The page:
Published March 3, 2021
Nashville, TN – House Bill 10, a law protecting religious objections to compulsory vaccination or medical procedures in employment and other situations, died in a House subcommittee on Tuesday. Several legislators expressed concerns over the bill’s treatment of public health concerns. The bill failed with a count of 7 votes of no and 3 votes of aye.
Those killing the bill in subcommittee to prevent a vote on the house floor regarding religious objections were Representatives:
Robin Smith of Hixson – (615) 741-2548
Bob Freeman of Nashville – (615) 669-4443 or (615) 741-0709
Darren Jernigan of Old Hickory – (615) 741-6959
Sabi Kumar of Springfield – (615) 741-2860
Pat Marsh of Shelbyville – (615) 741-6824
Bob Ramsey of Maryville – (615) 741-3560
Paul Sherrell of Sparta – (615) 741-1963
Voting in favor of the bill protecting religious objections were Representatives:
Clark Boyd of Lebanon – (615) 618-3329 or (615) 741-7086
Mark Hall of Cleveland – (615) 741-1350
Bryan Terry of Murfreesboro – (615) 801-2999 or (615) 741-2180
Representative Smith was hesitant to get on board with the measure, stating that she was concerned that children in daycare centers may be exposed to potential harm if employees of those centers refused vaccines.
She insisted that she wanted to support the legislation, but she ultimately voted against the bill, saying, “Those children have a right to be free from tuberculosis, hepatitis A, and any other communicable disease, and they are placed in the care of others.”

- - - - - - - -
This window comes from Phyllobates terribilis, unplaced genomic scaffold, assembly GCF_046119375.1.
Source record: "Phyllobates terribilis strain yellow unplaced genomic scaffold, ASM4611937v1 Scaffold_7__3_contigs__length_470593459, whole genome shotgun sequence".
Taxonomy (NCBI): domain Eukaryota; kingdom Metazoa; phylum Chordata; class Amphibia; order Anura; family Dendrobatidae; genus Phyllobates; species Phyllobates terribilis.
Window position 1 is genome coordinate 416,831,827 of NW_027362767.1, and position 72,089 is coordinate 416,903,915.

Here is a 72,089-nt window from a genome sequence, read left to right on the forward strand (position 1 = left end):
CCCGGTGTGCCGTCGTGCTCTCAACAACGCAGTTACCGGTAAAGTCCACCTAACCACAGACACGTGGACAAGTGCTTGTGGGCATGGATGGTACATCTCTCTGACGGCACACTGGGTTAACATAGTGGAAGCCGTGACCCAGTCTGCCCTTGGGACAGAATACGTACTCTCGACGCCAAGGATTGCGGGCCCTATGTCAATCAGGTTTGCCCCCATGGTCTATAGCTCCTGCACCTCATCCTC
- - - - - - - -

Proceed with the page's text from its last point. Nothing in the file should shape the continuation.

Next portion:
However, many Tennesseans residing in her district feel that Smith’s vote was unduly influenced by pharmaceutical lobbyists, medical political action committees and others who benefit from forced vaccination in employment and educational environments.
A close examination of Smith’s contributors since 2018 show that Smith received over 30% of all campaign contributions from pharmaceuticals and medical professionals. Pharmaceuticals represent 300% more than any other industry on her donor rolls.
Top donors include:
• Independent Medicine’s PAC-TN (Tennessee Medical Assoc)
• Pfizer, Inc PAC
• GlaxoSmithKline, LLC PAC
• Eli Lilly & Co PAC
• Merck Sharp & Dohme Corp
• Abbvie Political Action Committee
• Astellas Pharma US
• Blue Cross Blue Shield of TN PAC
• Aetna Inc
• Humana Inc
• Pharma Tennessee PAC
Some Tennessee residents have expressed their displeasure with the vote of Smith and the other Representatives in Facebook posts.
Josh Fortner says, “They’re just showing their true colors. We know what side of this spiritual war she is on. You can’t serve God and money. She’s chosen her side.”
Ben Lapp says, ” Absolutely disgusting. Every politician who stood by while this happened needs to be held to account in 2022. We will not forget those who took freedom away.”
Whitney Choate says, “I’d like to see a bill that stops politicians from accepting contributions from big pharma, then maybe the people who run for office would do it because they really care about their communities and not just their bottom dollar.”
Representative Jay Reedy of Erin and Senator Mark Pody of Lebanon sponsored HB10/SB7, which would allow individuals to opt out of immunizations, including the COVID-19 vaccine, for religious beliefs – even in a pandemic situation.
The bill is one of several introduced in response to the government’s increasing regulation of vaccinations, masks, gatherings, and other things amidst the COVID-19 pandemic. Defenders say that the bill protects people’s religious liberty. Opponents argue that the bill stands to endanger the public in specific instances where mandating vaccinations may be warranted.